How Tulane Health Helped a Louisiana Cheerleader Back on the Field
“Cracking the chest”, an incision most associated with open heart surgery, would be frightening for anyone, especially a 14-year old girl. Thanks to a revolutionary technique at HCA Healthcare’s Tulane Medical Center, the active teen underwent a minimally invasive and far less traumatic procedure.
Tulane Health System chief endocrine surgeon Dr. Emad Kandil recently performed the first-ever robotic thymectomy in the world that used a single incision under the armpit that gave Alexis Resendez something to cheer about.
A few years ago, Alexis started complaining of a sore neck. Her mother, Brandi Resendez, thought it might be a pulled muscle from the extra work she was putting into preparing for high school cheerleading tryouts. When Alexis’ pain continued to get worse, Brandi knew something was wrong.
“Alexis started to lose weight because it hurt to swallow – at times she would even choke on water,” Brandi said. “She would tell me she was exhausted all the time, which was completely unlike her.”
A trip to the emergency room revealed a mass in Alexis’ neck and chest near her thyroid gland, and she was referred to Dr. Kandil, a specialist in robotic endocrine surgery and a teaching faculty member at Tulane University School of Medicine.
“Alexis needed to have a tumor surgically removed from her thymus, a gland located in the base of the neck that produces T cells,” Dr. Kandil said. “Traditionally, surgeons have to split the breastbone to remove the thymus, requiring a long incision in the chest and leading to more recovery time for the patient. But here at Tulane, we perform the surgery through one tiny incision.”
Dr. Kandil is a pioneer in performing thyroidectomy and thymectomy using a robotic surgical system that provides a detailed 3-D magnified view of the anatomy around the glands, enabling him to perform precise surgery through a single incision. Using this minimally invasive approach, patients heal faster, and many are able to go home the same day.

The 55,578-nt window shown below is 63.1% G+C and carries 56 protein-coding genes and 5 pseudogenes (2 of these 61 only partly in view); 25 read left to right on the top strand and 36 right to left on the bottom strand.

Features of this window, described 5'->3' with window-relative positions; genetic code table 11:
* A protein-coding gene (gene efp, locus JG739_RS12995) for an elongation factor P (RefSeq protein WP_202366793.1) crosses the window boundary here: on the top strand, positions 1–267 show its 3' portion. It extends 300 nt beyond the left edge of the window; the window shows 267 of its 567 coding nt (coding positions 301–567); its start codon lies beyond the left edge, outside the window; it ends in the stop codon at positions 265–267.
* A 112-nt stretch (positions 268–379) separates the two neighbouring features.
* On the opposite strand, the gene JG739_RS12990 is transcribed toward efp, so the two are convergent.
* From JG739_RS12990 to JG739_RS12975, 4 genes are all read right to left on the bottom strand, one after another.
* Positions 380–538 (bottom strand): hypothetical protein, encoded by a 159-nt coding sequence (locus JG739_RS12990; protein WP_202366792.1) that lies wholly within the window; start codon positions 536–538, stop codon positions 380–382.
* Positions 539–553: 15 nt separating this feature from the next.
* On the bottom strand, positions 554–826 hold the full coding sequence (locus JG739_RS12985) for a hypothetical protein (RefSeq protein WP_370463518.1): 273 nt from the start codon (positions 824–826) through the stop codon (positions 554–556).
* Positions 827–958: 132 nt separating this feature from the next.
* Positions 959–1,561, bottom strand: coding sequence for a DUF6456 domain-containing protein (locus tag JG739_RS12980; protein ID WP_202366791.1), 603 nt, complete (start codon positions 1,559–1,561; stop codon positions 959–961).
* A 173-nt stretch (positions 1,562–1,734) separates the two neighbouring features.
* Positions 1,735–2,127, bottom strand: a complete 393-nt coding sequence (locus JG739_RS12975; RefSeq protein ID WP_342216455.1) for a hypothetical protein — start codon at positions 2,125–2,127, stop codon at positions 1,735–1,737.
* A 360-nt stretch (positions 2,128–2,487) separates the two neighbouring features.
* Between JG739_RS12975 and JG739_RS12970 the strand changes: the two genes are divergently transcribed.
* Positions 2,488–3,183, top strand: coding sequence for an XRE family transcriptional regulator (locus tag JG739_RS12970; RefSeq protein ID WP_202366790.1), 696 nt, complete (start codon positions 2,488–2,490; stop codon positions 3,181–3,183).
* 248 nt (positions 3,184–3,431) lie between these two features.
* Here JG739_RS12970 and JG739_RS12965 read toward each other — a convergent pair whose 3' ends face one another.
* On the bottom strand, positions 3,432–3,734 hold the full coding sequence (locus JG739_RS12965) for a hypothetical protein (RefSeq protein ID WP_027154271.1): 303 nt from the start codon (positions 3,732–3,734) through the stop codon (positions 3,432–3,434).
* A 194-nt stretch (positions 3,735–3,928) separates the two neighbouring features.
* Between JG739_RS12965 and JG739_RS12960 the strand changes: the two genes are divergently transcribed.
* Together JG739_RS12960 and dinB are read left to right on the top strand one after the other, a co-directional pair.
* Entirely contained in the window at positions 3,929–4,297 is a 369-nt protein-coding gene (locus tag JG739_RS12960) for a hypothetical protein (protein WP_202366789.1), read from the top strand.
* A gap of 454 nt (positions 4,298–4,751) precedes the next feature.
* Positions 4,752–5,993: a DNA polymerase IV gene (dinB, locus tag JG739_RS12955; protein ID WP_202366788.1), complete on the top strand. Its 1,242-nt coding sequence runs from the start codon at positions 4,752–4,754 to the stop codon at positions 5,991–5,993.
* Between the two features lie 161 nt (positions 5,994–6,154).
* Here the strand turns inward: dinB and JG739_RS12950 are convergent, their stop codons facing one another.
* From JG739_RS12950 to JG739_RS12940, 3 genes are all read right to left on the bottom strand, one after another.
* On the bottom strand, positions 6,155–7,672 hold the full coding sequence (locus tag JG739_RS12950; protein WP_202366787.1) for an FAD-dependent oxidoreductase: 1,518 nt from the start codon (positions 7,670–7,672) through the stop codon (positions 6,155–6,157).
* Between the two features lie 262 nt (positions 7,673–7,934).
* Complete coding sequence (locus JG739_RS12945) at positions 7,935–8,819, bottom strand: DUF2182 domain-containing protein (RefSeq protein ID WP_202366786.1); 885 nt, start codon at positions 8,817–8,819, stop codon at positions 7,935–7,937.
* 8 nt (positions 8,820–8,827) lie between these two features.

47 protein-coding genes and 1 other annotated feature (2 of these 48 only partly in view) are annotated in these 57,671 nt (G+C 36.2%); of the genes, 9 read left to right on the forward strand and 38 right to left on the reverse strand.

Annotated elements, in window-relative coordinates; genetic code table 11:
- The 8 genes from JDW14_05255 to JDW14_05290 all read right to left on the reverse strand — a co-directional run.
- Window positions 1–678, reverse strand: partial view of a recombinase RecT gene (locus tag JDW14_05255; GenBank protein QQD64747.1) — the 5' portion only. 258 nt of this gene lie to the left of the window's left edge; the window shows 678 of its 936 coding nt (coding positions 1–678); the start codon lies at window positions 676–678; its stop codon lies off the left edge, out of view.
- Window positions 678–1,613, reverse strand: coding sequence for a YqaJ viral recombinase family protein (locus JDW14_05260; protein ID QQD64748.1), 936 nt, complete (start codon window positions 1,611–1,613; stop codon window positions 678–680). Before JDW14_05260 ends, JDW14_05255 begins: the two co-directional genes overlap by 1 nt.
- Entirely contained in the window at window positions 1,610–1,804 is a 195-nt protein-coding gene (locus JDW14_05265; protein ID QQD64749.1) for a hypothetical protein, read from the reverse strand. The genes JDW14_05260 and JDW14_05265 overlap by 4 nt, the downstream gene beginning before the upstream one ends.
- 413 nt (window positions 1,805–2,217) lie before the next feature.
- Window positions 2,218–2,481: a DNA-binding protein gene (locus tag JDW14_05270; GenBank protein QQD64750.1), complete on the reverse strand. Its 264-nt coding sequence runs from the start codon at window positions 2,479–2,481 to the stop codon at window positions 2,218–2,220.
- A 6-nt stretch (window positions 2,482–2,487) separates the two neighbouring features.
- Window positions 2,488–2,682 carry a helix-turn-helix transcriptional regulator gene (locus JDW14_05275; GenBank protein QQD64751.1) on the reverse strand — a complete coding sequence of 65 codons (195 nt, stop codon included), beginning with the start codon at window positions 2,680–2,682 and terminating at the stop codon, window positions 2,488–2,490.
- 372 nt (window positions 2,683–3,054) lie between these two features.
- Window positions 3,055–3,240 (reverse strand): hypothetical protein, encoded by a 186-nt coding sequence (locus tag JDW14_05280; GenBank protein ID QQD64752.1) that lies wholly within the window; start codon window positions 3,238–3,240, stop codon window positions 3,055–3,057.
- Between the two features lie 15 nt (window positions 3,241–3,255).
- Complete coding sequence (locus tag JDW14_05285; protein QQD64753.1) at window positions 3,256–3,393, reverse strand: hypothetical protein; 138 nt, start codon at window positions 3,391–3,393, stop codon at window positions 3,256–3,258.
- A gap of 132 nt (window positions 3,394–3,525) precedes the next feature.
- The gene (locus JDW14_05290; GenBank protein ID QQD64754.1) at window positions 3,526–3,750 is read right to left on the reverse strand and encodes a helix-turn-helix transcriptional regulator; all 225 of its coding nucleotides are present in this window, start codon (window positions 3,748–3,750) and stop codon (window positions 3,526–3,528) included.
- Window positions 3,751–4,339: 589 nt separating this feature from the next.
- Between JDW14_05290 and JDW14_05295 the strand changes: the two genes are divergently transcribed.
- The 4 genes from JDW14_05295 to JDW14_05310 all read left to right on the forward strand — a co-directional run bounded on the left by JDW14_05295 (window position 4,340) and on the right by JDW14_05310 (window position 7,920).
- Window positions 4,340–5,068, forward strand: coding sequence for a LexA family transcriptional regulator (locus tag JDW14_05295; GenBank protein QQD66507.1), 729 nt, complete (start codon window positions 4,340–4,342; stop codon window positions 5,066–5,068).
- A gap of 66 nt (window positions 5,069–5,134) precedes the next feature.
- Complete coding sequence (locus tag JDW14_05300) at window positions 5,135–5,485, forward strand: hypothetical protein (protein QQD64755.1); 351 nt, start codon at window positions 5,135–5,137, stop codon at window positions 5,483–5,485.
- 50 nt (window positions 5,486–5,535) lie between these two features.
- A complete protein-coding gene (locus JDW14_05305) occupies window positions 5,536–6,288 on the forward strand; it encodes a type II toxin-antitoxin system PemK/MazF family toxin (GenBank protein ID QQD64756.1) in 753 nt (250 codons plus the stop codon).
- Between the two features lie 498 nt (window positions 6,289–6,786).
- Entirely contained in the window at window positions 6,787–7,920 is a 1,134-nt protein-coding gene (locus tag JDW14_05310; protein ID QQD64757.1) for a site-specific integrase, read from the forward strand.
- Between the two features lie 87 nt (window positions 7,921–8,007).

In Alexis’ case, Kandil was able to use robotic thymectomy to remove the tumor from her thymus gland. He removed the mass through a hidden incision under the armpit.
“This is the first time that a robotic thymectomy was performed using a single hidden incision under the arm,” said Kandil. Other robotic thymectomies are performed through incisions through the chest between the ribs which can be painful and requires special care of the lungs during the surgery.
“Here we didn’t go through the chest; we performed the operation through a single hidden incision in the armpit without any chest wall incisions resulting in a lessening of symptoms, less risk of infection and faster recovery. The patient can be discharged after an overnight stay,” said Kandil.
“When Dr. Kandil came in that waiting area and told me he was able to remove the whole mass, I remember jumping up and hugging him,” Brandi said. Alexis went home the following day, quickly showing signs of improvement. A month later, the teen was back to tumbling and, shortly after that, she tried out for the cheerleading squad.
She made the team.
“Alexis is like a whole different kid,” Brandi said. “She is doing so well, she does not complain about pain, she has so much energy. Her cut under her arm is getting lighter and lighter, and it healed very well.
“I hope that every hospital will be able to get a robotic machine, but I know that Dr. Kandil is the best using the machine,” she said. “He can’t be at 10 hospitals at the same time, but if you are lucky enough to have him teach people how to accomplish what he did on my daughter, people will recover so quickly from surgery.”
Tulane Medical Center, part of the Tulane Health System, is a teaching, research, and medical facility, serving the New Orleans, La., area.
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